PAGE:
Assessing progress on laser fusion

The progress of the "high foot" experiments at the Lawrence Livermore National Laboratory is welcome good news for inertial confinement fusion. But should it count as a "breakthrough" in the big picture of fusion research?

Jeff 720

Publications from the Wall Street Journal to the Huffington Post hailed the new results from the National Ignition Facility in the February 20, 2014 issue of Nature as a "fusion breakthrough." The progress of the "high foot" experiments at the Lawrence Livermore National Laboratory (Livermore, CA) is welcome good news for inertial confinement fusion. But should it count as a "breakthrough" in the big picture of fusion research?

The "high foot" tests performed last fall illuminate the fusion hohlraum with extra laser power early in the laser pulse in an effort to improve the early stages of fuel compression. An August 2, 2013 test tripled the yield of fusion energy to about 8 kJ, and a test at the end of September did even better.

The Nature paper details results of those two tests and a third in November. As shown in the figure, the September 27 test reached a yield of 14 kJ and the November 19 test yielded 17 kJ. In the August test, the fusion energy yield fell just short of the x-ray energy from the hohlraum coupled to the deuterium-tritium fuel pellet. However, both the September and November tests yielded fusion energy that exceeded the x-ray energy delivered to the target. That's the first report of what a team led by Omar Hurricane calls "fuel gain exceeding unity."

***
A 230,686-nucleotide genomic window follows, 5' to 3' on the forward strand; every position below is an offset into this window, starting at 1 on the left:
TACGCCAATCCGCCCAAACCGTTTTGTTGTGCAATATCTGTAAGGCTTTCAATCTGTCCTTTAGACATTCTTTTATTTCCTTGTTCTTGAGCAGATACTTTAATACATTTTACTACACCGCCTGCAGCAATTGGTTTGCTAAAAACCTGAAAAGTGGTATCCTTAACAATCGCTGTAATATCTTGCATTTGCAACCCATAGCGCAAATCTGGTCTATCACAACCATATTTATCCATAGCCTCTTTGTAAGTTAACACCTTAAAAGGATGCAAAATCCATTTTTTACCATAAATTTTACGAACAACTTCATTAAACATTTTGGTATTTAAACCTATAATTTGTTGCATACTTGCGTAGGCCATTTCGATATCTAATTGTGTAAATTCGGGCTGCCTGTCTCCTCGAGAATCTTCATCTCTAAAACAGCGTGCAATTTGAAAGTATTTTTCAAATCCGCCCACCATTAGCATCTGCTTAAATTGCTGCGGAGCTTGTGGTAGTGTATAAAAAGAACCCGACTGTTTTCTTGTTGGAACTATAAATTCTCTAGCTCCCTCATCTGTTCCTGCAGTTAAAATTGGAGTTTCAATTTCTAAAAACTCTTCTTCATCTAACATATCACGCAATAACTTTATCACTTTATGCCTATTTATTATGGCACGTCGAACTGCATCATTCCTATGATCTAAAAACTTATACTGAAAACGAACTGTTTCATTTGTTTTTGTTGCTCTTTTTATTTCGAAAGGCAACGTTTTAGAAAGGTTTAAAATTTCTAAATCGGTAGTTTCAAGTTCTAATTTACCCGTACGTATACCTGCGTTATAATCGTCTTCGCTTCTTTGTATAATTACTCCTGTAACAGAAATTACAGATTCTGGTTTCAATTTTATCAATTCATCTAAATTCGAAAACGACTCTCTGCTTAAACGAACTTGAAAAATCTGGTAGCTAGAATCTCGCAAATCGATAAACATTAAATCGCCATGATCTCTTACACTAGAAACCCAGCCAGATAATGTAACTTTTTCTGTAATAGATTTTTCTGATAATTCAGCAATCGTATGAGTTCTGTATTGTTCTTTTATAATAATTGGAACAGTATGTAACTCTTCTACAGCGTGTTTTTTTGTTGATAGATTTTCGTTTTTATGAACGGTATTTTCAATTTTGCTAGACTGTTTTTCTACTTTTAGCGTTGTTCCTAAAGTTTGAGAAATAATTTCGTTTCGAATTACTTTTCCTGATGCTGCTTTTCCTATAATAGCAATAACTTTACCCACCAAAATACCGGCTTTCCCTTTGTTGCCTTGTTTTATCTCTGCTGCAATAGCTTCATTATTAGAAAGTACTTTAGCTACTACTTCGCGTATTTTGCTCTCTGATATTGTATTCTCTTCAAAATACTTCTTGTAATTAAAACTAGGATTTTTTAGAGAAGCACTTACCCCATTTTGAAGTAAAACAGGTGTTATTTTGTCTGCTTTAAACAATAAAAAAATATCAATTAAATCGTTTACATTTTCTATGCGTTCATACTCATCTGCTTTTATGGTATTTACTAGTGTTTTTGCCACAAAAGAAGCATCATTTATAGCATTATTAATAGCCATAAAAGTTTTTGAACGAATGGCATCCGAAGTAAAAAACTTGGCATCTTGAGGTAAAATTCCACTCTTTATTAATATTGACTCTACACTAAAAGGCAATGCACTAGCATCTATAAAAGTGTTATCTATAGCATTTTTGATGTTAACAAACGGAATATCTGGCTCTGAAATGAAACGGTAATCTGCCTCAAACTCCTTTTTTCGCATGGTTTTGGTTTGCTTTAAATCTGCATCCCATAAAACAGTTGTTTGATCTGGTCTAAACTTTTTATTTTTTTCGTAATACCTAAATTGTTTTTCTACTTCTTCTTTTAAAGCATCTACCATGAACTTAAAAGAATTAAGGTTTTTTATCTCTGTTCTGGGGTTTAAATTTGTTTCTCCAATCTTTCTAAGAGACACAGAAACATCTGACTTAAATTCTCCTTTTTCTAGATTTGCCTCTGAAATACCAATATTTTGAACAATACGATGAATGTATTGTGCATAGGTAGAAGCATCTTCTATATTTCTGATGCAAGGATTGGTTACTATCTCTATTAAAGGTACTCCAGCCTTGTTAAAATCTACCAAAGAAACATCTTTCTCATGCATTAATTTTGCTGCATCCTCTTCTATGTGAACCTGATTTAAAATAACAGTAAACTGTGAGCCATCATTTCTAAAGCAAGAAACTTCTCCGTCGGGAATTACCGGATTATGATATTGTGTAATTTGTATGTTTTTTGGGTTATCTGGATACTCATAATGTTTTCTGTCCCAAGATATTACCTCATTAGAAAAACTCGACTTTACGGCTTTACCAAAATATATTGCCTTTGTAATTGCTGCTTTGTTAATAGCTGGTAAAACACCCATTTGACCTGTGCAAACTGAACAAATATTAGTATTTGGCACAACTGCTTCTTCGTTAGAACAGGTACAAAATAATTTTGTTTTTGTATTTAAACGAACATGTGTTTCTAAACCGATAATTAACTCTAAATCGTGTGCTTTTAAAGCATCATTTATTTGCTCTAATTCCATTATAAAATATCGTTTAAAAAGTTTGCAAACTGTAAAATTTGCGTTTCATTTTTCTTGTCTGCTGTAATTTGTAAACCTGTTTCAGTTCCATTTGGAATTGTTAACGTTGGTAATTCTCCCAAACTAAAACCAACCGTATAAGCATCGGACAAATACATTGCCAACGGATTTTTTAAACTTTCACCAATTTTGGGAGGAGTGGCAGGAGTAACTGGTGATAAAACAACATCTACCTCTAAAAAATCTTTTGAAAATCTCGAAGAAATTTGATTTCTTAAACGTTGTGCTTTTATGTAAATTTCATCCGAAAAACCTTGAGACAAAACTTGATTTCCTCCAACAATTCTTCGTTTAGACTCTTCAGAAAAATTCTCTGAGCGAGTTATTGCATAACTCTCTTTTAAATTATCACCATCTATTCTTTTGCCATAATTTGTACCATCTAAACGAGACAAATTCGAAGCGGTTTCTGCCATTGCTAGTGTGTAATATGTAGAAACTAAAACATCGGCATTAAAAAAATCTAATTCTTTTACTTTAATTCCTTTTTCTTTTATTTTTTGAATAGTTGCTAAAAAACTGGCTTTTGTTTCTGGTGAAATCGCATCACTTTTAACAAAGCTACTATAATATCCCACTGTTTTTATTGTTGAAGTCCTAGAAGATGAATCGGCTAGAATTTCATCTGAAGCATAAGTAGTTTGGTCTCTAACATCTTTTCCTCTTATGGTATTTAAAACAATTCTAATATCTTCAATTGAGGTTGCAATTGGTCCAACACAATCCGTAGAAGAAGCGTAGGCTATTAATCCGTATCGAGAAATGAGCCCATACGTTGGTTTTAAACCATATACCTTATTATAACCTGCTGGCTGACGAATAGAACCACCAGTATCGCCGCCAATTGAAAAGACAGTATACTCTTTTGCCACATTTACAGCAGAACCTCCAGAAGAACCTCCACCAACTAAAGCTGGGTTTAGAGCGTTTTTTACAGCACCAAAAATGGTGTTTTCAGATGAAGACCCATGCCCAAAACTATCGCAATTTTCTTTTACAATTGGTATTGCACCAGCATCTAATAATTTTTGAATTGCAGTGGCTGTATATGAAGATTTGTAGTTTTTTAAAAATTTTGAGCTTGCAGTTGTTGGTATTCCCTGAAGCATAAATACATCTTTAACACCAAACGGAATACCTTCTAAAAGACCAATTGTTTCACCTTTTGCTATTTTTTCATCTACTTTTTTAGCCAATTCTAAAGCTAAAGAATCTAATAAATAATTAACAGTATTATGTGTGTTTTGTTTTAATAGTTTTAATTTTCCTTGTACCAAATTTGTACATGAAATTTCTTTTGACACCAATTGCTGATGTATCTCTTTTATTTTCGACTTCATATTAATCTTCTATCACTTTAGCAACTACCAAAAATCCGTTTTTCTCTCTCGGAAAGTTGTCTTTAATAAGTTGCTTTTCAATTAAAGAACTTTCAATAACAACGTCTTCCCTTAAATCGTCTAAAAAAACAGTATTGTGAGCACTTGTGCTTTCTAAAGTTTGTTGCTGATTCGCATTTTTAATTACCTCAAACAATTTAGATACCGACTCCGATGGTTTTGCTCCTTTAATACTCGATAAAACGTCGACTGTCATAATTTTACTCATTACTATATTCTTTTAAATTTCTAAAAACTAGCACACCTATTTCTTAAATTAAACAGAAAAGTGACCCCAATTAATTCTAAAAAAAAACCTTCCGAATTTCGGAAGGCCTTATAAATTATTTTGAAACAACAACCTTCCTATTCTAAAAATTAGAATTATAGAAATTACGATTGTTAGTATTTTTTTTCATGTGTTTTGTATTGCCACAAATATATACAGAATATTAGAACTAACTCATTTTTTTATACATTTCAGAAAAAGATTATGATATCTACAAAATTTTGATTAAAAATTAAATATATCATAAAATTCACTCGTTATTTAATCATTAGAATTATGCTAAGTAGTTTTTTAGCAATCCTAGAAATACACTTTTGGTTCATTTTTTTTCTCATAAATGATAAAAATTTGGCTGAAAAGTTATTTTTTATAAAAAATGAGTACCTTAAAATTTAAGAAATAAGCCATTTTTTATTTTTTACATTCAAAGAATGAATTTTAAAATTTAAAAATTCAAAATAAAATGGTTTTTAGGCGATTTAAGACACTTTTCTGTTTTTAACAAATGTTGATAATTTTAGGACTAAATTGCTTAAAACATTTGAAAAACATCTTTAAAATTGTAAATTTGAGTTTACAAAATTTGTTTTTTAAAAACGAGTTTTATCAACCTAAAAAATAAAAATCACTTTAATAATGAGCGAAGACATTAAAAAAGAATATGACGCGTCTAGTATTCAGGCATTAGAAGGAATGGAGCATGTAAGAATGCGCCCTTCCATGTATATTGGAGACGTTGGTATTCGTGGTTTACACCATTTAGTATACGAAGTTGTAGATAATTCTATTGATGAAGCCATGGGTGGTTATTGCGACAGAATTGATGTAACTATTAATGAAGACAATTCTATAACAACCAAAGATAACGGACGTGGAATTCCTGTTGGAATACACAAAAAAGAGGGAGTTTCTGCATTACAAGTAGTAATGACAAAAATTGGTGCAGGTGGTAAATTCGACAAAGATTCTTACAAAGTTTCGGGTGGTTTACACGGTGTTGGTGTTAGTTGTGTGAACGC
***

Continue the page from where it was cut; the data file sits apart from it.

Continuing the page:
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Results of NIF tests. High-foot results are on the right, with faint green shading. (From O. Hurricane et al.,Nature)

That's a definite sign of progress. So is the increasing fraction of the fusion energy that comes from self-heating rather than from fuel compression, which dominates at lower yields. But NIF was built to demonstrate ignition of a fusion reaction, defined as generating more fusion energy than the 1.8 MJ delivered to the fusion target (i.e., the hohlraum containing the D-T pellet). The new results improved fusion yield by an order of magnitude over earlier D-T experiments, but two orders of magnitude remain to match the 1.8 MJ in the input laser pulse.

The "high foot" tests crucially showed that pulse shaping can reduce instability of the fuel implosion, which has been a crucial problem. But the "high foot" pulses do not scale simply to drive fuel implosions to ignition. "Hohlraum physics is limiting our ability to use the full power capability" of NIF, the authors write in Nature, so they are exploring new strategies. Taming those problems to see a clear path to ignition would be a breakthrough.

Even if NIF itself cannot reach ignition, it provides the experimental facilities we need to learn how to control fusion implosions. The real problem is the scale of the experiments needed to understand the inertial confinement fusion process well enough to control it. NIF cost $3.5 billion and took 15 years to complete, and we likely will need another even more costly testbed to validate what we learn from it. Finding that money will be a challenge.

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